War of the Rebellion: Serial 019 Page 0667 Chapter XXV. CORRESPONDENCE, ETC.-UNION.

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stated to you, that I have not come to make war upon those who are innocent, but upon the guilty. I have waited here one day, and intended to wait still another day to hear from the friendly half-breeds and Indians, because I feared that if I advanced my troops before you could make your arrangements the war party would murder the prisoners.

Now that I learn from Joseph Campbell that most of the captives are in safety in your camp I shall move on to-morrow, so that you may except to see me very soon. Have a white flag displayed so that my men my not fire upon you.

Your friend,


Colonel, Commanding.

HEADQUARTERS WOOD LAKE, September 24, 1862.


Chief of the Sisseton-wans and Tah-ton ka-na-ken-yan, soldiers of Wa-na-tams Band, Red Irons Village:

If you are the friends of your Great American Father you are may friends also. I have not come up to make war upon any bands who have not been concerned in the horrible murders upon the white people, who depended upon the good faith of the Indians. You would do well, therefore, to advise your bands not to mix yourselves together with the bands that have been guilty of these outrages, for I do not wish to injure any innocent person; but I intend to pursue the wicked murderers with fire and sword until I overtake them. Another large body of troops will meet these bad men if they attempt to escape either to the Red River or to the Missouri. Such of the Indians as have not had anything to do with the murders of the whites will not be injured by my troops; but, on the contrary, they will be protected by me when I arrive, which will be very soon. Those who are our friends must raise a white flag when they see me approaching, that I may be able to know my friends from my enemies. Take these words to your bands, that they may know that they are in safety as long as they remain friends of your Great Father.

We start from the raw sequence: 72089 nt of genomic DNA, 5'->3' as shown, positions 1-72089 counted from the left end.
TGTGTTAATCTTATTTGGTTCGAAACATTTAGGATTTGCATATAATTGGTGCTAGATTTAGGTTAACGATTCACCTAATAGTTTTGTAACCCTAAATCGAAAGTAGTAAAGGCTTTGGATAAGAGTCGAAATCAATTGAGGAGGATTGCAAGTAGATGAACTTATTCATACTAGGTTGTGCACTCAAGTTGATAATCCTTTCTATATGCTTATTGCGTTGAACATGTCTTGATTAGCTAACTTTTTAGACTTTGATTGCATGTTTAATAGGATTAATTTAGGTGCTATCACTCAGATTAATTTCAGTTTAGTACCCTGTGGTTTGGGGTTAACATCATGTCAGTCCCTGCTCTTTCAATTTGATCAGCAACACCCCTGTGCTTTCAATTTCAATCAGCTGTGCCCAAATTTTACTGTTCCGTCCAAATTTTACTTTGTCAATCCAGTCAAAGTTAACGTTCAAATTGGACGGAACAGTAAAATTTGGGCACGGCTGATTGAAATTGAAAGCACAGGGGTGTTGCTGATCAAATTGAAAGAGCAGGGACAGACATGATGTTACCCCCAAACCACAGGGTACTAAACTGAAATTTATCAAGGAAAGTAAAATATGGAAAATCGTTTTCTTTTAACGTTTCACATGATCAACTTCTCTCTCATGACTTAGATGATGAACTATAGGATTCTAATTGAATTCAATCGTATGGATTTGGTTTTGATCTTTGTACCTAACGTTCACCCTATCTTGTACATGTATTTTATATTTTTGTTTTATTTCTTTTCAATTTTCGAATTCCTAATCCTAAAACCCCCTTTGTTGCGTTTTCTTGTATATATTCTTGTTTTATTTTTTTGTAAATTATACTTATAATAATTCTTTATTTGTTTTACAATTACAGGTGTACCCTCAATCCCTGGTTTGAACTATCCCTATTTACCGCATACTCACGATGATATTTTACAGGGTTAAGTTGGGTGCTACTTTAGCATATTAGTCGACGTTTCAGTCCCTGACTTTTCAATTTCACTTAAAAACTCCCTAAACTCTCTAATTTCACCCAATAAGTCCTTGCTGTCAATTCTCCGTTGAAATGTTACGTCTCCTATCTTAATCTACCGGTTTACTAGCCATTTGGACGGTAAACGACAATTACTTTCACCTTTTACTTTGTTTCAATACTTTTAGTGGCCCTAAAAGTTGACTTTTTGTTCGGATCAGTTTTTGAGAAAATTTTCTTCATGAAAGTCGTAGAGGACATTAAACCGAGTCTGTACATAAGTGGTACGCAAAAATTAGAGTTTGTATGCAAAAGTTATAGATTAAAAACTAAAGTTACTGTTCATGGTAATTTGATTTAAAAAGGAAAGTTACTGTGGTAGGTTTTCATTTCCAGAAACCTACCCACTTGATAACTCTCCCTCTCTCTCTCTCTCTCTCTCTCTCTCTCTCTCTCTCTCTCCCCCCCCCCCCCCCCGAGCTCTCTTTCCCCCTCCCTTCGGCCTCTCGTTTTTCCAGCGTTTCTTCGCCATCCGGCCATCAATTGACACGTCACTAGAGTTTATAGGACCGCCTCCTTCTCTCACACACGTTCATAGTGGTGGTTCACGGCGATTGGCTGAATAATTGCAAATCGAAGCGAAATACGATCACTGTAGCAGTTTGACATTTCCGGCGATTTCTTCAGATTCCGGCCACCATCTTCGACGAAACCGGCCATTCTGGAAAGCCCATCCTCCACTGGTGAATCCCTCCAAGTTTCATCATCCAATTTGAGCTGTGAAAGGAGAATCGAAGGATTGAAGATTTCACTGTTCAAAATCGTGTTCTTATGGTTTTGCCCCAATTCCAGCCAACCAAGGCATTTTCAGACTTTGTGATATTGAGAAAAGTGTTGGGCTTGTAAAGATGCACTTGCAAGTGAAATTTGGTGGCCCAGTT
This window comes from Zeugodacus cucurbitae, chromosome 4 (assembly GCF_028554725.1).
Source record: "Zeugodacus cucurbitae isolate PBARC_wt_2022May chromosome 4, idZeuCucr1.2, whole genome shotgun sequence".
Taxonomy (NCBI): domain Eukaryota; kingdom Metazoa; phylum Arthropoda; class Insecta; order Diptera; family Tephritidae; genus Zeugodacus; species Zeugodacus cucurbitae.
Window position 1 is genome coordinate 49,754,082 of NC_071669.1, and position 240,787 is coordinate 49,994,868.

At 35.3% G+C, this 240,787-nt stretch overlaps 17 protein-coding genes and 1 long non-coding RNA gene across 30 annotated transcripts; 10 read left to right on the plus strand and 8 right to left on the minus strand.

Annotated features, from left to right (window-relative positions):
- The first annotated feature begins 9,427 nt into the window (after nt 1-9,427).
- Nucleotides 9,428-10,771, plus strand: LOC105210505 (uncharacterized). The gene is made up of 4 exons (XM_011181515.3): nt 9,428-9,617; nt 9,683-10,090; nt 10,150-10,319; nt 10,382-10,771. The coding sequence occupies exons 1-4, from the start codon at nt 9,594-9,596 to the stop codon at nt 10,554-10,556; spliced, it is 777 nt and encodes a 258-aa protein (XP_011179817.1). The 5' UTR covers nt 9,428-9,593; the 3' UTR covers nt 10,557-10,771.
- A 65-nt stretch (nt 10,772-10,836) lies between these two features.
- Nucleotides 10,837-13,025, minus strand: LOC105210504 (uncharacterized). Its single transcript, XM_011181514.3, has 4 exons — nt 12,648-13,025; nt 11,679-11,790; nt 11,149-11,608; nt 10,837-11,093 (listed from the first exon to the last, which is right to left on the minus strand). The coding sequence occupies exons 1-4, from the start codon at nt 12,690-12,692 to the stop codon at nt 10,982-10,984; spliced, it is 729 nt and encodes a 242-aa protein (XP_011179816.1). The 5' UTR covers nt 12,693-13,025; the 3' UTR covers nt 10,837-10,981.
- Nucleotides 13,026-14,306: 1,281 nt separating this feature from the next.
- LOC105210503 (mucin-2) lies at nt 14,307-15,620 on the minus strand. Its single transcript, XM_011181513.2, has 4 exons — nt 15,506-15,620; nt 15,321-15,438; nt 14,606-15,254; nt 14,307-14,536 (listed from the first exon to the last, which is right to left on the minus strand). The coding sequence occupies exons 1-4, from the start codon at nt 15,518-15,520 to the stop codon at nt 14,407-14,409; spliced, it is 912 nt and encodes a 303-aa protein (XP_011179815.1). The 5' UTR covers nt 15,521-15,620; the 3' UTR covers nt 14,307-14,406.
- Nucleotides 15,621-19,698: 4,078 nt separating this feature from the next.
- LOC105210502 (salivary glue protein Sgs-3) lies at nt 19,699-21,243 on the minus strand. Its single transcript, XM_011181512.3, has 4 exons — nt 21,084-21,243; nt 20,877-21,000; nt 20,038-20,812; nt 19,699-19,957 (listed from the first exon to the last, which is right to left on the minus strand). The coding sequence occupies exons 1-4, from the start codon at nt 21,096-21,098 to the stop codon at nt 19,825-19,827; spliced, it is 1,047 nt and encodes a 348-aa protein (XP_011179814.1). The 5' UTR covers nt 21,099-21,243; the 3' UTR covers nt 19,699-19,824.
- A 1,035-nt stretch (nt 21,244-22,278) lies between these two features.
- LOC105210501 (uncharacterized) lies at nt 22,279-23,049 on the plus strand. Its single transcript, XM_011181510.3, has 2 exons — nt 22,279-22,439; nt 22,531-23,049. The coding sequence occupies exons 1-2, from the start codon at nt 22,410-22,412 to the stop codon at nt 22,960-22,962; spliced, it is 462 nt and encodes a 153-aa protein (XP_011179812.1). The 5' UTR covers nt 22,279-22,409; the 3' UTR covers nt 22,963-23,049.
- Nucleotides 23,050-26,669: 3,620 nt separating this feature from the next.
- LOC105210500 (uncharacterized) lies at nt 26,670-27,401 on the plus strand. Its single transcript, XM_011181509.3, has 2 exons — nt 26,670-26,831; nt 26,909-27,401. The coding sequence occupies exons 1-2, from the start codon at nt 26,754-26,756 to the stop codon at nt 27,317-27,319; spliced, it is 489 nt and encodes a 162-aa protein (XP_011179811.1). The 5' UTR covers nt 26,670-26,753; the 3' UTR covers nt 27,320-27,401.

Your friend,


Colonel, Commanding Military Expedition.

SAINT LOUIS, MO., September 25, 1862.

Major-General HALLECK,

General-in-Chief, U. S. Army:

I took command yesterday. As yet I know but little of strength and position of forces. They seem to be too much scatted. Please send copies of late instructions to commanders in the several districts in my command, so I may know your views. The Arkansas rebels, under General Holmes, have been moving this way, probably to invest Helena. Hindman was in vicinity of ---, trying to rally forces. General Schofield thinks two large armies are moving on Missouri, but I think he overrates the forces of the enemy. I will keep you advised, and hope your general success in the East may have so relieved you from care in that quarter as to enable you to spare more time in this.